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Sunday, 26 November 2017 12:30 am

Traditions of Pahiatua children live on at Polish School

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60th ANNIVERSARY; a specially made cake delights the Dom Polska children.

WELLINGTON’S Polish school celebrated its 60th anniversary in a very Polish fashion – with a traditional play, plates of kielbasa sausage, happy families, a bouncy castles, and of course, cake, to the delight of the children.

Dolm Polska is a small school with alternating classes between Lower Hutt and Newtown’s Polish House .

It teach Polish tradition and language at a primary level, with the aim to maintain Polish heritage and foster a community spirit.

It has been a focal point for the community to come together, a tradition that has been carried on ever since the Pahiatua camp established 69 years ago in World War 2.

Agnieszka Kowalik-Tait2

The school has been essential for instilling a sense of cultural heritage in the children said school committee chair Agnieszka Kowalik-Tait, (right).

“Social interaction with children of the same background is important, if they were separated they would feel removed and they won’t identify with the culture.”

The social bonds formed at Dom Polska allow the children to explore their community and shared heritage together.

Maintaining the school has not always been an easy task as it relies on volunteers such as Mrs Kowalik-Tait.

“Finding dedicated voluntary teachers is a challenge. For a while we had to close our Wellington school, but it has reopened and now has large classes.”

The room shows a diverse crowd as families that originated from the Pahiatua children brush shoulders with relatively recent immigrants, groups of young professionals who had moved to New Zealand and begun to establish families.

“When I first came here 13 years ago we had almost no young Polish people but we now have a huge group of young Polish professionals coming for lifestyle reasons and settling down in New Zealand.”

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HAPPY FACES: A bouncy castle keeping the children entertained during the anniversary

Mrs Kowalik-Tait believes that around 90% of the school’s 70 students is now composed of the children of these new migrants.

Mariusz Tumilowicz is one of these young professionals, having moved to New Zealand five years ago for work reasons.

“We have a full Polish family, with three kids and my wife is also Polish. Dom Polska has been good to keep us in touch.”

The school in many ways acts as a bridge between those Poles who were part of the Pahiatua children who came to New Zealand as refugees in 1944 and this new wave of migrants who came willingly.

“The school acts to unite the whole community, it’s a slow process but it is organic process, you can’t force it,” Mrs Konalik-Tait said.

The Pahiatua children were New Zealand’s first refugees, escaping a war torn homeland and hardships before arriving on our shores. They were invited to New Zealand by Prime Minister Peter Fraser as a gesture of humanity.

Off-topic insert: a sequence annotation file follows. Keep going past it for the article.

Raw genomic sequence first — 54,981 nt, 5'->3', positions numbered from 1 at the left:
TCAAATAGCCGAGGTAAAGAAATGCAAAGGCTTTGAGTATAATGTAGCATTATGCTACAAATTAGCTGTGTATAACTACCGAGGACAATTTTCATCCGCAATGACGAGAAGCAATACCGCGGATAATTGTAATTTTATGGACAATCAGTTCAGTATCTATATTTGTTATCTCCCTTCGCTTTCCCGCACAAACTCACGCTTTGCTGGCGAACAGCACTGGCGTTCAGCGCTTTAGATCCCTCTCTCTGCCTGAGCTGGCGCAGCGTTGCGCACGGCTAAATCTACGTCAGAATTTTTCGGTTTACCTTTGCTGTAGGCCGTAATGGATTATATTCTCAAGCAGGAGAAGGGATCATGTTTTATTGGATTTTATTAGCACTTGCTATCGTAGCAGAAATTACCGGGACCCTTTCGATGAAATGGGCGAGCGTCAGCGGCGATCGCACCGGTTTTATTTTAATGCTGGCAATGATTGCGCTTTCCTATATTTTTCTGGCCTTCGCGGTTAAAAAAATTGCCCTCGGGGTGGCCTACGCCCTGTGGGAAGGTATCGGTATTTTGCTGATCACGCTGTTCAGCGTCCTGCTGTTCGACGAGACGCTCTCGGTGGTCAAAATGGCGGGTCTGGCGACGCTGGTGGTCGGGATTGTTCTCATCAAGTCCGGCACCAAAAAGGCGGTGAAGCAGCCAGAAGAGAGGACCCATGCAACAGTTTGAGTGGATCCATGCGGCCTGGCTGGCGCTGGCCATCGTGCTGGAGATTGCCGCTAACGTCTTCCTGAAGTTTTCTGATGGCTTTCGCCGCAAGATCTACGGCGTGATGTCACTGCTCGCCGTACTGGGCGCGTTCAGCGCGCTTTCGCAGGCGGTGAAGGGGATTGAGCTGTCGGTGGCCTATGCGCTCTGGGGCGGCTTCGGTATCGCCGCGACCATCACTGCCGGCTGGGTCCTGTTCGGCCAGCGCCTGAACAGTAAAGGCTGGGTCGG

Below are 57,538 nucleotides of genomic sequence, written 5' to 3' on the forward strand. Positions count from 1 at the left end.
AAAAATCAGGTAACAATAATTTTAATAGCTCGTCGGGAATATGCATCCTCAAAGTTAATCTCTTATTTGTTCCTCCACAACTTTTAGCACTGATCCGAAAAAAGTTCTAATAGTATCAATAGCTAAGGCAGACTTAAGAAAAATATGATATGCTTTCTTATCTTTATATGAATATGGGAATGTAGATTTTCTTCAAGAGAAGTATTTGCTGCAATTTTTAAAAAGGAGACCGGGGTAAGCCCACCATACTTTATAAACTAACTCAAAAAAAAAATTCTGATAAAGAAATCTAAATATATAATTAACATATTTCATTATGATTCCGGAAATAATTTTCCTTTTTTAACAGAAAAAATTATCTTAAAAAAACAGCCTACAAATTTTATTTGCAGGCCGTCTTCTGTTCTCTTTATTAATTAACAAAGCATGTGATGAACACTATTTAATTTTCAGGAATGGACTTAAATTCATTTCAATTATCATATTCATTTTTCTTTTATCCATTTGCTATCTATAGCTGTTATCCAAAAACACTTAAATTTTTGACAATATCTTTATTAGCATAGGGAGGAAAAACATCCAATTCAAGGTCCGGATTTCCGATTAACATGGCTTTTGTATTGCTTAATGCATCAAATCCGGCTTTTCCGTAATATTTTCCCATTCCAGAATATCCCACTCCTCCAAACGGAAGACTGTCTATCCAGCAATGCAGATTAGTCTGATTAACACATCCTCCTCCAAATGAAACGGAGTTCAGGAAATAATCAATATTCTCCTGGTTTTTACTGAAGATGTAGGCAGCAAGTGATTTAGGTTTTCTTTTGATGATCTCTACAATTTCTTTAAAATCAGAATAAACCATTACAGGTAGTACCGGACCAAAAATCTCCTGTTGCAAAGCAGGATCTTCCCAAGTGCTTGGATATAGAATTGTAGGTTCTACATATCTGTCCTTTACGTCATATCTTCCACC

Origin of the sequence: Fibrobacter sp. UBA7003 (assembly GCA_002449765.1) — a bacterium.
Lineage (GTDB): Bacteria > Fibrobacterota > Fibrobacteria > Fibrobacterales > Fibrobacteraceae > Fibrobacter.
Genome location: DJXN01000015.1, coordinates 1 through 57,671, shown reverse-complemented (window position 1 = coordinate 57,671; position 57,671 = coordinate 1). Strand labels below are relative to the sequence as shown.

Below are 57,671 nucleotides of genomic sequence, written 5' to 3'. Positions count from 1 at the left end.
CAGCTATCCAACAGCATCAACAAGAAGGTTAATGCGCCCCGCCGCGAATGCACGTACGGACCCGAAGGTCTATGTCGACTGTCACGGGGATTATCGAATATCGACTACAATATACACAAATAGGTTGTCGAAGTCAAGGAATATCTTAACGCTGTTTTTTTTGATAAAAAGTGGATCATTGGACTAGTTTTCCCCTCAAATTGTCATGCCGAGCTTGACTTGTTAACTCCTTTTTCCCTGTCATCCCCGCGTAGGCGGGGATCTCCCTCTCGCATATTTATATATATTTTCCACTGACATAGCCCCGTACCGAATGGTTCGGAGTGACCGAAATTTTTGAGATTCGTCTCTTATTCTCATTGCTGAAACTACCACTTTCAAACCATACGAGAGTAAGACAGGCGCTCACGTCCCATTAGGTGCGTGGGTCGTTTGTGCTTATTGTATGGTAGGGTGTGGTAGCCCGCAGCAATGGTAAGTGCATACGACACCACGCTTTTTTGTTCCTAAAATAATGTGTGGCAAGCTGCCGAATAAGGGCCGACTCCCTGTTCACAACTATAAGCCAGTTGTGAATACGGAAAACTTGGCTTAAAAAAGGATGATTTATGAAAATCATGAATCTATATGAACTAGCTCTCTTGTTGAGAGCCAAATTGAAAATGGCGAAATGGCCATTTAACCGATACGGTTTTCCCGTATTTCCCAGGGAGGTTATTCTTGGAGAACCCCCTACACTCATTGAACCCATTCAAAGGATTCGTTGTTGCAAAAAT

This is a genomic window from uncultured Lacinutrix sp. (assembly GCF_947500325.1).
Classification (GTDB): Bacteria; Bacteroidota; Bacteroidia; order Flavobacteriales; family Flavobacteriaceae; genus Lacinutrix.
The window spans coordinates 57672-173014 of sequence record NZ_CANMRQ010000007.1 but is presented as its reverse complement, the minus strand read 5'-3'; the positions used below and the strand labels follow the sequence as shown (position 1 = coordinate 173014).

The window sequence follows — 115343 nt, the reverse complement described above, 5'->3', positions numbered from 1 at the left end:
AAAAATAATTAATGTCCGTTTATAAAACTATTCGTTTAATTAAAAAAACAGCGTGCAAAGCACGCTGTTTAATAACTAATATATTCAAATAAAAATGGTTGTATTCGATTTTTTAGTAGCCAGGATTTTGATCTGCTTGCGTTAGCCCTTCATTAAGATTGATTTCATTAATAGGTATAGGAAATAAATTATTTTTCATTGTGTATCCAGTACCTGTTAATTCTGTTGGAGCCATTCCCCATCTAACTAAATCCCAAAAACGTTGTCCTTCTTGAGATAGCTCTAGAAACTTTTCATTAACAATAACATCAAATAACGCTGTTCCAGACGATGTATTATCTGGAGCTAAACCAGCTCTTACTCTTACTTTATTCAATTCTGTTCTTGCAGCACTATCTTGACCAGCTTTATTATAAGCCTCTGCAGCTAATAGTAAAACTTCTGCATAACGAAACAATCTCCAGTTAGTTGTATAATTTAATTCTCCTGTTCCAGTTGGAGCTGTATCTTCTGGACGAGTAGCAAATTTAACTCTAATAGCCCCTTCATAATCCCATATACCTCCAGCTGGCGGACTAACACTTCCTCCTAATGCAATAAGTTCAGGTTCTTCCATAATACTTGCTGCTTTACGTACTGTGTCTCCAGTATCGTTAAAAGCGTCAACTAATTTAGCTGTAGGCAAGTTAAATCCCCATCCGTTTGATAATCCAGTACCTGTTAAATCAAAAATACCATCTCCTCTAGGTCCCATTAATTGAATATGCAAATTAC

Stan Manteray

Stan Mantery, (left), is one of the 700 Polish children who came to the Pahiatua camp in the second World War and is an unofficial historian for the community. He was celebrating the 60th birthday of the school with both his son and grandson.

“We came to New Zealand as guests of the New Zealand Government, but we were not expected to remain here.

“When the war finished we were meant to return to Poland. But the war finished and unfortunately we had nowhere to go back to because the lands from which we originally came after the war were given to Russia.

“We had no parents to return to, no families so in fact we were stranded in New Zealand.”

The New Zealand government granted the children same rights to settle in New Zealand as British ex-servicemen, and many would go on to settle happily in New Zealand, marrying Kiwi men and woman.

The Pahiatua children however never relinquished their ties to the culture and traditions of Poland, continuing to celebrate events such as Easter and Christmas in Polish tradition.

Stan Mantery said they were given a Polish education by the ex-servicemen from the Polish army who had found themselves stranded after the war, and Dom Polska is a continuation of the practice.

“Even after the Pahiatua camp was disbanded, the schools continued to be held on a weekly basis for a couple hours on Saturdays.

The tradition has been carried on by each generation. So we are almost at the fourth generation who has continued this tradition and it has become self-perpetuating as the people who run this school now are second or third generation who were born in New Zealand.

“Polish is a second language to them but the Polish culture is so strong that people have found it is worthwhile holding onto.”

For more information on Wellington’s Dom Polska contact the school committee chair Agnieszka Kowalik-Tait on +64 4 386 3232 or email agnieszka@orcon.net.nz

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is a journalist studying at Whitireia. Previously he attended Otago University where he got a BA in Communications and Philosophy.
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